In turn, this causes the focus on team mechanics to break down fairly quickly. Previews of the game mentioned that reliance on teamwork was necessary to succeed and without that relationship, you are doomed. In practice, however, it does not work out that way in the slightest. Both game modes, “objective capture” and “power collection,” are played in one of five arenas that remain the exact same no matter what the match is set up for. Whereas other games in the genre play out on a linear map that allows the tide of battle to flow between different locations with their own distinct challenges and opportunities, Bleeding Edge leaves the entire map free to interact with and explore. Because of this, the experience is not fashioned in a way that rewards playing competitively as a team and strangely makes more sense as a “lone wolf” title in the vein of For Honor.
Surprising personality hampered by poor design
Thankfully Bleeding Edge partially makes up for those mistakes in gameplay with a ridiculous amount of originality in its art style. Everything, including the characters, their attack animations, menus, arenas, and more, feels unique and highly stylized. Representing the character of each fighter primarily through design is a tall order, and the artists at Ninja Theory delivered on making them stand out from the competition. Each one exudes their own personality through combat and aesthetic qualities alone, and they do not feel like rehashes of other heroes like in Overwatch, at least from a design perspective. With subtle cell-shading and plenty of visual detailing, characters pop out on screen whether they are in the heat of battle or just waiting in a customization menu.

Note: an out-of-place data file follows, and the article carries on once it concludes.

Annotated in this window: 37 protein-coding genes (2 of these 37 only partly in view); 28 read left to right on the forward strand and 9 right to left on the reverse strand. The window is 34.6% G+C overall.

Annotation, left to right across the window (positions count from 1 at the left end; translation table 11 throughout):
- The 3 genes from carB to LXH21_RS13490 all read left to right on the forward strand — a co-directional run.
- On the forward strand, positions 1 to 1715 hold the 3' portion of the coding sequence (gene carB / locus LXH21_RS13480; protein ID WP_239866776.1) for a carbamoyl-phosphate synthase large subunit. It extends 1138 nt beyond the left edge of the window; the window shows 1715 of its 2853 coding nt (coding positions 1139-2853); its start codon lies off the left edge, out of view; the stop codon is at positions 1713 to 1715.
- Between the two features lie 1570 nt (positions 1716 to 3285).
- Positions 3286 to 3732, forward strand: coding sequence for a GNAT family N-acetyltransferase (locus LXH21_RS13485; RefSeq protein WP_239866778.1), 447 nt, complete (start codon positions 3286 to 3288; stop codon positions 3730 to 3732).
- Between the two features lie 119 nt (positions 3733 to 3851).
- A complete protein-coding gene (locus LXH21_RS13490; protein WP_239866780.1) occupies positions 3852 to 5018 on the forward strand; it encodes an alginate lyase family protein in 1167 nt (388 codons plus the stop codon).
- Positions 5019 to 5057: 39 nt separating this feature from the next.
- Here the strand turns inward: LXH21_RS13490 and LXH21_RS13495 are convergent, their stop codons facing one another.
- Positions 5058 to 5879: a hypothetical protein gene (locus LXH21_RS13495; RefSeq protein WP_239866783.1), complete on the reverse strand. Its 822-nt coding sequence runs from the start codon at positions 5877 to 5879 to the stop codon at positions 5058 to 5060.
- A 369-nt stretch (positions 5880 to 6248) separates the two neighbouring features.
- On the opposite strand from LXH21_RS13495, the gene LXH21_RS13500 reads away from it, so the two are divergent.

However, not every item has been checked off the list when it comes to proper design. There are a ridiculous amount of lag problems that drastically slow the pace of the game and result in damage seemingly coming out of nowhere. Additionally, matchmaking is frustrating across any game mode. It is not easy to tell if an enemy team is a part of a larger party or made of individual players, but either way, the skill gap seems miles wide from the very first interactions in the arena.
Also, aesthetic customization is way off the mark. Most of the hoverboards or skins offered early on are just recolors of previous models and offer nothing fresh or appealing. Additionally, the modding system is impressive but does not make that much of a difference considering you cannot change mid-match and are unable to tell the exact mods enemy players are using to make effective counterpicks.
Longevity sliced by a double-edged sword
What really matters in the success of competitive MOBAs is whether or not the title has enough charm and substantial backing to remain relevant and draw in fans. For Bleeding Edge, the potential to succeed in the long run counts on a lot of factors that the developers can do little to control, like community engagement or a robust, maintained player base weeks to months from launch. Thankfully, since Ninja Theory has become a part of Xbox Game Studios, their latest title is destined to remain on Game Pass for a while. This continued push will more than likely mean a continued entry of new players and early adopters renewing their time in the arena.
Once those new players become engrossed in the game for just a short period of time, they will discover how little it has to offer. Bleeding Edge is charming for all the wrong reasons. While it is a memorable time to share with friends online, the frustration and lack of any competitive flair mean that nobody is hooked immediately. The subpar melee combat and unique visuals can only carry this title so far in the current state of hero shooters. After a long streak of seemingly endless matches that leave players exhausted no matter if they win or lose, most fans will either flock to the competitors’ superior product or just start up another title from the boatload of other, more substantive experiences across Game Pass for PC and console.
Featured Image: Microsoft
Sources: Eurogamer, Metro, Game Informer, PC Gamer